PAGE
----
More than ever, social debate is focusing on refugees and migration. While policy makers respond with strict laws and regulations, members of the public protest against these or protect asylum seekers threatened with deportation. A stir was caused in Austria in recent years by three cases of asylum seekers destined for deportation who were protected by the church: in July 2018, the Archbishop of Salzburg granted church asylum to 23-year-old Ali Wajid, who was to be deported to Pakistan despite being in the middle of an apprenticeship. In November 2019, the parish priest of Unken in Pinzgau took in 26-year-old Sayed Moshtaq Sadat, who was being threatened with deportation to Afghanistan a few months before his final apprenticeship exam. A month later, the police broke a taboo by entering the cloistered area of the monastery in Langenlois to arrest Ziaulrahman Zaland, an Afghan student who had been taken in by the nuns there.
Church sanctuary has a long tradition
Protecting refugees by granting them church sanctuary is a practice known since ancient times in almost all cultures and religions. In Germany and the USA, there is currently a large church sanctuary movement, says political scientist Julia Mourão Permoser, who conducts research and teaches at the Universities of Innsbruck and Vienna. Some church communities are very open in communicating their willingness to host asylum seekers sought by the authorities.
In the USA, but also in Europe, there are even entire cities that consider themselves “sanctuary cities”. There, administrative staff will not ask about a person's residence status or will not be allowed to pass on such data to the immigration authorities, explains Mourão Permoser. Her research project “Migration as Morality Politics” is funded by the Austrian Science Fund FWF under its Elise Richter programme. In this context she is investigating the moral conflicts surrounding migration in Europe and the USA using a multi-method approach: she conducts in-depth interviews with people who grant church asylum or other forms of “sanctuary”, analysing self-representations and contributions to debates by advocacy groups, and she sheds light on the attitudes of the other side.
Help as a form of protest
The researcher is also studying a third form of support for refugees with irregular status: rescue ships in the Mediterranean, such as the “Sea Watch”, and organisations that rescue refugees from death in the desert between Mexico and the USA. “With their active protests, all of these groups are taking a moral and political stance against the immigration and asylum policies of various countries,” explains Mourão Permoser. In some cases they enter into direct confrontation with the state, as for example when NGOs show resistance to various coercive measures taken by the authorities against rescue ships in the Mediterranean.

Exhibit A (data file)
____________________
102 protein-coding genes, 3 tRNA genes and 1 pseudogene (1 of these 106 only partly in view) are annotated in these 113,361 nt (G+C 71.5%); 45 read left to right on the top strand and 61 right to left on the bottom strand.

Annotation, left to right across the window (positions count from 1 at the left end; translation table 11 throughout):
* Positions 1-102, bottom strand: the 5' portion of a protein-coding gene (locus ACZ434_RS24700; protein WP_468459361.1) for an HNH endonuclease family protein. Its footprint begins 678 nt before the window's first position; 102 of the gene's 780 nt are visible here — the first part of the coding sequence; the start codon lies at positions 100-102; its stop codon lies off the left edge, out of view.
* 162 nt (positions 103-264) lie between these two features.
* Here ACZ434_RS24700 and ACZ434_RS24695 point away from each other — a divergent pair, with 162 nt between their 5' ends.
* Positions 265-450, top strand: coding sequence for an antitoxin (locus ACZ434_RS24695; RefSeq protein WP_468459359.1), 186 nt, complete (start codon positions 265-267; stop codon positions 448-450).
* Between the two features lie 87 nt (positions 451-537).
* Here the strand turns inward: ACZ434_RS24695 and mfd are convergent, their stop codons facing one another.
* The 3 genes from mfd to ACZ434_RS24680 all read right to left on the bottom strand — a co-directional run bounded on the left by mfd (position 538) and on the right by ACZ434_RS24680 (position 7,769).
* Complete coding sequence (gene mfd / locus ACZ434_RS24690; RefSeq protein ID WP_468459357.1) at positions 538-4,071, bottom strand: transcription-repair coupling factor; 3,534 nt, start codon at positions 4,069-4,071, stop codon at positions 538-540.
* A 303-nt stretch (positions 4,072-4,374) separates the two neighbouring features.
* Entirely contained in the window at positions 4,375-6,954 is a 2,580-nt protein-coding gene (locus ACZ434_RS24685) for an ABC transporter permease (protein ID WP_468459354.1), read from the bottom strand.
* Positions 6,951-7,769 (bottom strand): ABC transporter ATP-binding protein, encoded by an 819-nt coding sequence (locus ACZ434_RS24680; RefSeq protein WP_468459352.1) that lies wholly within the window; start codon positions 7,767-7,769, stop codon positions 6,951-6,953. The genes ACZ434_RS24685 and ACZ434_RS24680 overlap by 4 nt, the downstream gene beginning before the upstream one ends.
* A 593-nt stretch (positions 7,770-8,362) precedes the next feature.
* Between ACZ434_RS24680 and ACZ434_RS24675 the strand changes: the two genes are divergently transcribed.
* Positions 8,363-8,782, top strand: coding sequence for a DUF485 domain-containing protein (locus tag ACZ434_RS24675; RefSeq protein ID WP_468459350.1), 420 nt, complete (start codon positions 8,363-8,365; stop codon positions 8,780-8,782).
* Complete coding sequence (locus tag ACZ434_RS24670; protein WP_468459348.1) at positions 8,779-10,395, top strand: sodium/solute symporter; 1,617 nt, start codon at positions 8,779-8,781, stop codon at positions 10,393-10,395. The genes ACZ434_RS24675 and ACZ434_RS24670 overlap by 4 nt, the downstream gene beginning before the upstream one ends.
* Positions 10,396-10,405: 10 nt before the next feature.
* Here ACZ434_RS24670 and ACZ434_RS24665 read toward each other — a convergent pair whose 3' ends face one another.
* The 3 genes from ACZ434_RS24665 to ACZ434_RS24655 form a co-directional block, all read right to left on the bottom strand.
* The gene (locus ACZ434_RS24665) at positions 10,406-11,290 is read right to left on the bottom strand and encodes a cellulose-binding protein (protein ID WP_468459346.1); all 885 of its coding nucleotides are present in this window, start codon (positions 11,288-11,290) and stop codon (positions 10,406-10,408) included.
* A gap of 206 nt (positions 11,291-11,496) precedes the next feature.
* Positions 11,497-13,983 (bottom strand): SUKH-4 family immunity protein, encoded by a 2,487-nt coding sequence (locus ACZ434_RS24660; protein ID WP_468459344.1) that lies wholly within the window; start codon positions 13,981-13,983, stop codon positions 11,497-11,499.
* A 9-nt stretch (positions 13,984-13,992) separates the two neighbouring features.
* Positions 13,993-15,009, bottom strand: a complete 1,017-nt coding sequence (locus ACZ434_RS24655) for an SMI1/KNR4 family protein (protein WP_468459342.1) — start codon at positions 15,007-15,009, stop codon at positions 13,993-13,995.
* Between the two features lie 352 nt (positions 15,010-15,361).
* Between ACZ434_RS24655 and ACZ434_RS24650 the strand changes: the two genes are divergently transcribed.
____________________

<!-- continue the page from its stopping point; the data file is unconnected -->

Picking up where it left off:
Closing the research gap
Although refugee rescue organisations, asylum-granting churches and sanctuary cities pursue “grassroots” migration policy in the name of human rights and humanity, the literature on migration policy has not yet sufficiently taken this phenomenon into account, as Mourão Permoser underlines: “So far, migration research has mainly dealt with security interests or economic interests, but not with ethical values.” In the literature on value conflicts in politics, on the other hand, known as “morality politics”, the role of religions is taken into account in discussions on sexuality, women's rights, abortion, same-sex marriage or stem cell research: all of these being areas where religions usually take a conservative stance. The fact that religious actors take a liberal stance in migration policy is a special phenomenon that has not so far been examined in detail. It is interesting to note that in both cases their attitude is based on the same traditional values – defending human life and human dignity. “With the new focus on the role of values, I have a contribution to make to both migration research and research on morality politics,” says Mourão Permoser.
Julia Mourão Permoser is currently a visiting professor at the Department of Political Science at the University of Vienna and principal investigator at the Department of Political Science at the University of Innsbruck. She is also an associate researcher at the Commission for Migration and Integration Research of the Austrian Academy of Sciences and at the European University Institute in Florence. She studied international relations at Georgetown University in Washington, DC and at the Diplomatic Academy of Vienna and holds a PhD in political science. Her project “Migration as Morality Politics” (2019-2024) is receiving roughly EUR 375,000 in funding from the FWF’s Elise Richter Programme, and about EUR 41,000 from the FWF’s Ukraine Support Fund.